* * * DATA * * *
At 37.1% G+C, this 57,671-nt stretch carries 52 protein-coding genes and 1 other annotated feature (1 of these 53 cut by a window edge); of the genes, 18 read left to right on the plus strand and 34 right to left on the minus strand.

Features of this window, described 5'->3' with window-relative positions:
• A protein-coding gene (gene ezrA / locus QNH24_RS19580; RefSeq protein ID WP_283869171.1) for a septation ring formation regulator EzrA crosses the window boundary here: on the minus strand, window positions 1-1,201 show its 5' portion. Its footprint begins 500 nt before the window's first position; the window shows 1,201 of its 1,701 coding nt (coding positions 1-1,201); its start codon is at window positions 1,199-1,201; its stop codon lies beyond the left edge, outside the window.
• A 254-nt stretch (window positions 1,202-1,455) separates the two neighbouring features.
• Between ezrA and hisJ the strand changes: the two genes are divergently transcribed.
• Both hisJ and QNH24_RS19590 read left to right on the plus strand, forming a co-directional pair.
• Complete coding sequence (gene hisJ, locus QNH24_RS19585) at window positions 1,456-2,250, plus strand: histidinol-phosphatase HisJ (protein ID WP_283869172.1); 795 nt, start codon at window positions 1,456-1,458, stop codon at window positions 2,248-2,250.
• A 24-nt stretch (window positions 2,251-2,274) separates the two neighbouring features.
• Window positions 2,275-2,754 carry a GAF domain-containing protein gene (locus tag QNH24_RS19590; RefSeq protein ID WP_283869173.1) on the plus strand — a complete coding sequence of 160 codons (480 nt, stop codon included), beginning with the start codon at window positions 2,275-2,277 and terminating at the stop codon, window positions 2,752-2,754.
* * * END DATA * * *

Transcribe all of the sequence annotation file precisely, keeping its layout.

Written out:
At 37.1% G+C, this 57,671-nt stretch carries 52 protein-coding genes and 1 other annotated feature (1 of these 53 cut by a window edge); of the genes, 18 read left to right on the plus strand and 34 right to left on the minus strand.

Features of this window, described 5'->3' with window-relative positions:
• A protein-coding gene (gene ezrA / locus QNH24_RS19580; RefSeq protein ID WP_283869171.1) for a septation ring formation regulator EzrA crosses the window boundary here: on the minus strand, window positions 1-1,201 show its 5' portion. Its footprint begins 500 nt before the window's first position; the window shows 1,201 of its 1,701 coding nt (coding positions 1-1,201); its start codon is at window positions 1,199-1,201; its stop codon lies beyond the left edge, outside the window.
• A 254-nt stretch (window positions 1,202-1,455) separates the two neighbouring features.
• Between ezrA and hisJ the strand changes: the two genes are divergently transcribed.
• Both hisJ and QNH24_RS19590 read left to right on the plus strand, forming a co-directional pair.
• Complete coding sequence (gene hisJ, locus QNH24_RS19585) at window positions 1,456-2,250, plus strand: histidinol-phosphatase HisJ (protein ID WP_283869172.1); 795 nt, start codon at window positions 1,456-1,458, stop codon at window positions 2,248-2,250.
• A 24-nt stretch (window positions 2,251-2,274) separates the two neighbouring features.
• Window positions 2,275-2,754 carry a GAF domain-containing protein gene (locus tag QNH24_RS19590; RefSeq protein ID WP_283869173.1) on the plus strand — a complete coding sequence of 160 codons (480 nt, stop codon included), beginning with the start codon at window positions 2,275-2,277 and terminating at the stop codon, window positions 2,752-2,754.